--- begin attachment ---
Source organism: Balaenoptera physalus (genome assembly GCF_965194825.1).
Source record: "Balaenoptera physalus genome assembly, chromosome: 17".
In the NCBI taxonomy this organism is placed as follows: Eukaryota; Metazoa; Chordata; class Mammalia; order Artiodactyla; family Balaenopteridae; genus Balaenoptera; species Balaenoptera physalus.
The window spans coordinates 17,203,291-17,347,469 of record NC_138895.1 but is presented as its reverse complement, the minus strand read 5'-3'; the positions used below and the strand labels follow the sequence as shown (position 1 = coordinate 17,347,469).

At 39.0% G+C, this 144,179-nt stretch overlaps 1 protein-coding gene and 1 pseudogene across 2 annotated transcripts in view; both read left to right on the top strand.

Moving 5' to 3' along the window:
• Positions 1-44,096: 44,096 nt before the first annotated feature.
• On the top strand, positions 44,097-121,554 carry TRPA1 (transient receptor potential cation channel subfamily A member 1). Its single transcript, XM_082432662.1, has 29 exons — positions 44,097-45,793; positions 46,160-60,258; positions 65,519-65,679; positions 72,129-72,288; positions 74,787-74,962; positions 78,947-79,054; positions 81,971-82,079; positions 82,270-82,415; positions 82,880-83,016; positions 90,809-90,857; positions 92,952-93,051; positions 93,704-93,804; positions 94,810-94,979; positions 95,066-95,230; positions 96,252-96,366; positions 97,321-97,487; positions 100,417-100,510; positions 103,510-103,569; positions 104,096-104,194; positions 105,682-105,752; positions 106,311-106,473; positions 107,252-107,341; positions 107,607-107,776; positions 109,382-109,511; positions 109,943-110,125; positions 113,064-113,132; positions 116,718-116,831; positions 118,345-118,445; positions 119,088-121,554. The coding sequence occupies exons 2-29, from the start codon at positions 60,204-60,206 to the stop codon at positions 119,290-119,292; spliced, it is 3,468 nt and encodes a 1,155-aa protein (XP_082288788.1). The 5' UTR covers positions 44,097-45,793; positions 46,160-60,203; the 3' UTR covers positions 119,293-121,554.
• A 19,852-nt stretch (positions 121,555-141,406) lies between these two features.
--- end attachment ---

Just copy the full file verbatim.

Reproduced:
Source organism: Balaenoptera physalus (genome assembly GCF_965194825.1).
Source record: "Balaenoptera physalus genome assembly, chromosome: 17".
In the NCBI taxonomy this organism is placed as follows: Eukaryota; Metazoa; Chordata; class Mammalia; order Artiodactyla; family Balaenopteridae; genus Balaenoptera; species Balaenoptera physalus.
The window spans coordinates 17,203,291-17,347,469 of record NC_138895.1 but is presented as its reverse complement, the minus strand read 5'-3'; the positions used below and the strand labels follow the sequence as shown (position 1 = coordinate 17,347,469).

At 39.0% G+C, this 144,179-nt stretch overlaps 1 protein-coding gene and 1 pseudogene across 2 annotated transcripts in view; both read left to right on the top strand.

Moving 5' to 3' along the window:
• Positions 1-44,096: 44,096 nt before the first annotated feature.
• On the top strand, positions 44,097-121,554 carry TRPA1 (transient receptor potential cation channel subfamily A member 1). Its single transcript, XM_082432662.1, has 29 exons — positions 44,097-45,793; positions 46,160-60,258; positions 65,519-65,679; positions 72,129-72,288; positions 74,787-74,962; positions 78,947-79,054; positions 81,971-82,079; positions 82,270-82,415; positions 82,880-83,016; positions 90,809-90,857; positions 92,952-93,051; positions 93,704-93,804; positions 94,810-94,979; positions 95,066-95,230; positions 96,252-96,366; positions 97,321-97,487; positions 100,417-100,510; positions 103,510-103,569; positions 104,096-104,194; positions 105,682-105,752; positions 106,311-106,473; positions 107,252-107,341; positions 107,607-107,776; positions 109,382-109,511; positions 109,943-110,125; positions 113,064-113,132; positions 116,718-116,831; positions 118,345-118,445; positions 119,088-121,554. The coding sequence occupies exons 2-29, from the start codon at positions 60,204-60,206 to the stop codon at positions 119,290-119,292; spliced, it is 3,468 nt and encodes a 1,155-aa protein (XP_082288788.1). The 5' UTR covers positions 44,097-45,793; positions 46,160-60,203; the 3' UTR covers positions 119,293-121,554.
• A 19,852-nt stretch (positions 121,555-141,406) lies between these two features.